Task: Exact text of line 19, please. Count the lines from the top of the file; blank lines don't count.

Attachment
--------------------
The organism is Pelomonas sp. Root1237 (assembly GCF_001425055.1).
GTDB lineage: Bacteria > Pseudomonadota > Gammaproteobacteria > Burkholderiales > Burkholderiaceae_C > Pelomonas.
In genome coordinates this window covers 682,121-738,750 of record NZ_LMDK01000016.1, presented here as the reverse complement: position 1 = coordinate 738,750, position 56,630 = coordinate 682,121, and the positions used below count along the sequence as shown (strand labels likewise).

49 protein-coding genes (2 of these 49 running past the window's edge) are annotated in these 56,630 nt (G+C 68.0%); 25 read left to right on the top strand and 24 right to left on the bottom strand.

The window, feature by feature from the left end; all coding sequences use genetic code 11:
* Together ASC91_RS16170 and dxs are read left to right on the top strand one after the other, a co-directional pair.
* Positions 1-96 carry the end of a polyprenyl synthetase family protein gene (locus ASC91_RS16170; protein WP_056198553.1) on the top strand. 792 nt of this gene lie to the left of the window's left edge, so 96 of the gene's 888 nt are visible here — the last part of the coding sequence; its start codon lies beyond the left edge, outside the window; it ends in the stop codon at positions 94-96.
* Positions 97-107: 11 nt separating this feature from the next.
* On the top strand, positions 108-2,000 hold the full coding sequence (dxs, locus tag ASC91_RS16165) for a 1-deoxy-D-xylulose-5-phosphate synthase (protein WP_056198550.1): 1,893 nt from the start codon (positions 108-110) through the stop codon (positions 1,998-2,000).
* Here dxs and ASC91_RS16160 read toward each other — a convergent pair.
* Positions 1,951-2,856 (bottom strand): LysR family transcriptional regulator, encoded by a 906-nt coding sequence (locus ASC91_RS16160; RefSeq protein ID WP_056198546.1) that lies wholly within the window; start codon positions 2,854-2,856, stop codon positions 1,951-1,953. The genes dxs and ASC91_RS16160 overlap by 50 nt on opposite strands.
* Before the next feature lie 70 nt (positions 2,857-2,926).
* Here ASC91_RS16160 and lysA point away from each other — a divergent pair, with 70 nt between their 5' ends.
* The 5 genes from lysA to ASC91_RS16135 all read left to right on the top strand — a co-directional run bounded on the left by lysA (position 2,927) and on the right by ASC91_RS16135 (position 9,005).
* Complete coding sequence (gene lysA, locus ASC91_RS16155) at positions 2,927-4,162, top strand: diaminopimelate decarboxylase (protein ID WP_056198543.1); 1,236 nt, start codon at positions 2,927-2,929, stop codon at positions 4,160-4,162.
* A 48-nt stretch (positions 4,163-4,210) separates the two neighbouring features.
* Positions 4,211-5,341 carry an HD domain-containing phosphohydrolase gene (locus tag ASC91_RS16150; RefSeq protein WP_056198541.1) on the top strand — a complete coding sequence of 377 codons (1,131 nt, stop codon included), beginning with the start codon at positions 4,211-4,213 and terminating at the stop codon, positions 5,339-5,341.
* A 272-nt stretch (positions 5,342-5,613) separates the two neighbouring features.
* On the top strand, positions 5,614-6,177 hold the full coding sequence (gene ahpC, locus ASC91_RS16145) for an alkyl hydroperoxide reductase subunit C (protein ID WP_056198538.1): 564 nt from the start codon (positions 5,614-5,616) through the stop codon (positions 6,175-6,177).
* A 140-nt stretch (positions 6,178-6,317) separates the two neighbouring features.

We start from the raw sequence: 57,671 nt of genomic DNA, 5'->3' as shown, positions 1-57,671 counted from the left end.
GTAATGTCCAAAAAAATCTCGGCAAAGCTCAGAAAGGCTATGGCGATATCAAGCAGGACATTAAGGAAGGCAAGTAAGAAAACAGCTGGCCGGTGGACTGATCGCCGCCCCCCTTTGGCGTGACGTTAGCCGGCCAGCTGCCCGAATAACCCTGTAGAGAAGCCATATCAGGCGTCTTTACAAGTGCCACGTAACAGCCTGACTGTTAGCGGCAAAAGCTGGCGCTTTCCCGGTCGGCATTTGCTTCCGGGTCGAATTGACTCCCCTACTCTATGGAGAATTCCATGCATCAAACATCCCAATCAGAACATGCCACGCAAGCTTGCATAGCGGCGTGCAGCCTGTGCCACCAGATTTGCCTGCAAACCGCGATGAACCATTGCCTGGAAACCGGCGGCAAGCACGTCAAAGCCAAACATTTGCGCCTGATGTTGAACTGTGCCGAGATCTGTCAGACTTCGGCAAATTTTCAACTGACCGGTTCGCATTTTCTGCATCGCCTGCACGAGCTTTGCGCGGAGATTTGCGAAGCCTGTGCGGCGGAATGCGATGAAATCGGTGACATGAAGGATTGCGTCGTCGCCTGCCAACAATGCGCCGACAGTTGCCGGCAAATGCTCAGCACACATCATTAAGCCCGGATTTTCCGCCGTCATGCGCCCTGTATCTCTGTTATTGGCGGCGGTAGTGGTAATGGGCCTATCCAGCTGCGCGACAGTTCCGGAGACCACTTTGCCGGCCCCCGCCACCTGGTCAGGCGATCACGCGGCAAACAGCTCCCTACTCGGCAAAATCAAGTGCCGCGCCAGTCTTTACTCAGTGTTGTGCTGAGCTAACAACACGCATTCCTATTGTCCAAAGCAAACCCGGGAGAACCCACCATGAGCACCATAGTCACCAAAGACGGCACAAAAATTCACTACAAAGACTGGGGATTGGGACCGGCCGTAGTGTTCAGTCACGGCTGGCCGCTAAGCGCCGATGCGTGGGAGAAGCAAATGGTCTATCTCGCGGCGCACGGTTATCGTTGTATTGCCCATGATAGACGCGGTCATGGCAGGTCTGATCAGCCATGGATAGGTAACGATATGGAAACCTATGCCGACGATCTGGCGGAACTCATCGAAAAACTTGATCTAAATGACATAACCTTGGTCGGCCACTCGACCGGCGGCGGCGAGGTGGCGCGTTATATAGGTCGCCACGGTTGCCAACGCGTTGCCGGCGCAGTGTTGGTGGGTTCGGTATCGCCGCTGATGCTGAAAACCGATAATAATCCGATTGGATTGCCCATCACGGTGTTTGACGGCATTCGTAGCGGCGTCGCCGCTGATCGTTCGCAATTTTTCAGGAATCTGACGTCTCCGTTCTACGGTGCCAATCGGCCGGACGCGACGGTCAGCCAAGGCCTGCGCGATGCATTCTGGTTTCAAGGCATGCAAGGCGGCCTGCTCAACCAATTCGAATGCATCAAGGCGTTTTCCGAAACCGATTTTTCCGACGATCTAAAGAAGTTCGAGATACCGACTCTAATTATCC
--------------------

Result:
* On the top strand, positions 5,614-6,177 hold the full coding sequence (gene ahpC, locus ASC91_RS16145) for an alkyl hydroperoxide reductase subunit C (protein ID WP_056198538.1): 564 nt from the start codon (positions 5,614-5,616) through the stop codon (positions 6,175-6,177).